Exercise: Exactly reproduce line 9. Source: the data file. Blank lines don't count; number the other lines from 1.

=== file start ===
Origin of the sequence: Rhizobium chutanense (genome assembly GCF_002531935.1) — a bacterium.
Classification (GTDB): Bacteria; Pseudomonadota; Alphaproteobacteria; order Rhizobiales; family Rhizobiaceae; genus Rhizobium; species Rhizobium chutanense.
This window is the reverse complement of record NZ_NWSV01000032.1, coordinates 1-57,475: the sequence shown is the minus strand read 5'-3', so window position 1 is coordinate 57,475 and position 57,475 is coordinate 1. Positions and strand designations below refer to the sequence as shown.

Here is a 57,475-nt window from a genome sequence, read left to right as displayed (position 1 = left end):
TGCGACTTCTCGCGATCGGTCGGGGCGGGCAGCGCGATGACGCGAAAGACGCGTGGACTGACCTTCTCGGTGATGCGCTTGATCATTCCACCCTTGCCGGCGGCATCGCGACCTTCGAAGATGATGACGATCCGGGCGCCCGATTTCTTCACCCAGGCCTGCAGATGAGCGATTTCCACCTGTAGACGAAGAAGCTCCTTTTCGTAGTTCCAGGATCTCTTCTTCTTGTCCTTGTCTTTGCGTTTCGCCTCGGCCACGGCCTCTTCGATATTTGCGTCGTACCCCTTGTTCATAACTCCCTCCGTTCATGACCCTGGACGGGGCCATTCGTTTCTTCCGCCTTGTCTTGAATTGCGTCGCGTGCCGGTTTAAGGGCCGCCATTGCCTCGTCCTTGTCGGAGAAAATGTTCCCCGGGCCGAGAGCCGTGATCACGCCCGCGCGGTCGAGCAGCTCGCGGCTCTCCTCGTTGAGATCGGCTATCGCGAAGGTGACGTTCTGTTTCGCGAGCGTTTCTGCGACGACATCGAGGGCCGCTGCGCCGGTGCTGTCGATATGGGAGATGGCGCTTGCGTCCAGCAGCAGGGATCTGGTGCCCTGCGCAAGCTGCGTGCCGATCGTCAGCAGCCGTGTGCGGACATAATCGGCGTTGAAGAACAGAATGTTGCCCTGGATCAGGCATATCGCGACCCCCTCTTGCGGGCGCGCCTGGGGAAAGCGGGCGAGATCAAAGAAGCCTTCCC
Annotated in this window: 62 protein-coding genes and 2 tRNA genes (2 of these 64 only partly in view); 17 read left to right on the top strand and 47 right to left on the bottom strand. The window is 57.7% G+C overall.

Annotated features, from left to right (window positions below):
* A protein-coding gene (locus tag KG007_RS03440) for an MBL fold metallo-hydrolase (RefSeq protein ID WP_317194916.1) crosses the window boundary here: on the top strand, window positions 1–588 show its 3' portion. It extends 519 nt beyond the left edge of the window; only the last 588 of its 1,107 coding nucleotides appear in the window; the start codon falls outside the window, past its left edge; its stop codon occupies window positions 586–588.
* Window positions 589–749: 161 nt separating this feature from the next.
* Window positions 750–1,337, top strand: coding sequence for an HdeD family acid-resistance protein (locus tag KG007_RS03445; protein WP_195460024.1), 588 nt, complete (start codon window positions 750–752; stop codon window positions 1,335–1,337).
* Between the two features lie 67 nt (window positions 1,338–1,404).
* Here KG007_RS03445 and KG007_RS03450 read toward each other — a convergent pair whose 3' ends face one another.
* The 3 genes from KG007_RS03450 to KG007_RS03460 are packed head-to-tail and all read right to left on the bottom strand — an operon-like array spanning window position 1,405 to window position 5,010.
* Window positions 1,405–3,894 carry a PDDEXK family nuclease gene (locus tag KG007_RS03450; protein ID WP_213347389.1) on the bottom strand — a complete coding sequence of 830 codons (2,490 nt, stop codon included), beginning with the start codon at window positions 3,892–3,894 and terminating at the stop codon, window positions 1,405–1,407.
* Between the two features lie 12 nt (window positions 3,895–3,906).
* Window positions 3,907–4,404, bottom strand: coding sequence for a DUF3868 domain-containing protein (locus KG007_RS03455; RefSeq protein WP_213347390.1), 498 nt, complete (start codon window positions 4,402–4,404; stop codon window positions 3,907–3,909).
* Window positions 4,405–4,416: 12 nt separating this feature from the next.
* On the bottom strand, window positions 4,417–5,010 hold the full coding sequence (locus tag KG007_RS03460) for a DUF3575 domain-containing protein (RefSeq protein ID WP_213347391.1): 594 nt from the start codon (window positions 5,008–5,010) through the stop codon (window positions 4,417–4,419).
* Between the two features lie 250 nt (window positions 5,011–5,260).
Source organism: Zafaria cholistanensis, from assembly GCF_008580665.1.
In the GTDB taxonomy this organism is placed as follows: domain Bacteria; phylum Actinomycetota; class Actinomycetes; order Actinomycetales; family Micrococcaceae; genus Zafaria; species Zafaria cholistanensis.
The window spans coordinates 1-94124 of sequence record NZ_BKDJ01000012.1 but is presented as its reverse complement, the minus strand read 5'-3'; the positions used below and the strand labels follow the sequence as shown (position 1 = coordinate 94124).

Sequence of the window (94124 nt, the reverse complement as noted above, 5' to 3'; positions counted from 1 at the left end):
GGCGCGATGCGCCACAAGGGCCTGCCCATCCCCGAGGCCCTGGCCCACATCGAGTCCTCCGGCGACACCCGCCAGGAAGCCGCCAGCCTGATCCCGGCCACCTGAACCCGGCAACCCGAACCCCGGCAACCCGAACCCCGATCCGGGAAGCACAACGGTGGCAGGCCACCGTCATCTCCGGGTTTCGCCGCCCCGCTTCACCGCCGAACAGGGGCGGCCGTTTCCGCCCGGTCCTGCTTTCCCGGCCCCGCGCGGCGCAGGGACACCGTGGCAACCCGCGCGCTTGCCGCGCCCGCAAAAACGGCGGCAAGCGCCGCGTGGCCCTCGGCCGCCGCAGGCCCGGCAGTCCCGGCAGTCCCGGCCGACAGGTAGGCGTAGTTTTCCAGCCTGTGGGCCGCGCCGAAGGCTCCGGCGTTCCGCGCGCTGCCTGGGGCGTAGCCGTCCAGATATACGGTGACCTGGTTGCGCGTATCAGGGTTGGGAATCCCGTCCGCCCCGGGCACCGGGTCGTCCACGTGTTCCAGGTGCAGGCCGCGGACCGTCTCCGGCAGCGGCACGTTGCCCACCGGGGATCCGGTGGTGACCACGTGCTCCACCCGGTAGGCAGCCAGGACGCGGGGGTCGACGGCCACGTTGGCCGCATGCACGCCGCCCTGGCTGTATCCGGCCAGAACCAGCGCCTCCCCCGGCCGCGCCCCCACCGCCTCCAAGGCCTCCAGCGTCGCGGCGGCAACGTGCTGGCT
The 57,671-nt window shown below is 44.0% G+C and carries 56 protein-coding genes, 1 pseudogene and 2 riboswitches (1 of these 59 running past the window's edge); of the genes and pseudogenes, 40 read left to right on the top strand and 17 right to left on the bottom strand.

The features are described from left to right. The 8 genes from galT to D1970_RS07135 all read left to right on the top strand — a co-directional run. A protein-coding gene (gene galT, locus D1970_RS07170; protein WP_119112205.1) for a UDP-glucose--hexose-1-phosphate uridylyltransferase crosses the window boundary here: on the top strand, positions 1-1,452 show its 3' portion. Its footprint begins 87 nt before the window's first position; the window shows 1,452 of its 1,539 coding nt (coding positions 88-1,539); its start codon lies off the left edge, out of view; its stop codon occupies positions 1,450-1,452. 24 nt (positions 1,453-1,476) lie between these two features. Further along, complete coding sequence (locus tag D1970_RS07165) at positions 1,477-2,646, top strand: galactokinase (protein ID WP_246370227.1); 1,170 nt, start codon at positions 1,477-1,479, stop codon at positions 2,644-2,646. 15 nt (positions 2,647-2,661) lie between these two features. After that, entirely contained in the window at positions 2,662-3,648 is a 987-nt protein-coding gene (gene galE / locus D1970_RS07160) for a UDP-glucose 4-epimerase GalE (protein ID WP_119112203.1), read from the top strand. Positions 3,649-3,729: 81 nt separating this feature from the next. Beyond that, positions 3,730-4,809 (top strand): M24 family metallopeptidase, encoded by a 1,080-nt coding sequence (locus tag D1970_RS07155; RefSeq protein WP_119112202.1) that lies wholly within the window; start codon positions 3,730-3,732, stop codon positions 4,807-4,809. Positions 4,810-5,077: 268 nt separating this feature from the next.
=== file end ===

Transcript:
* Window positions 589–749: 161 nt separating this feature from the next.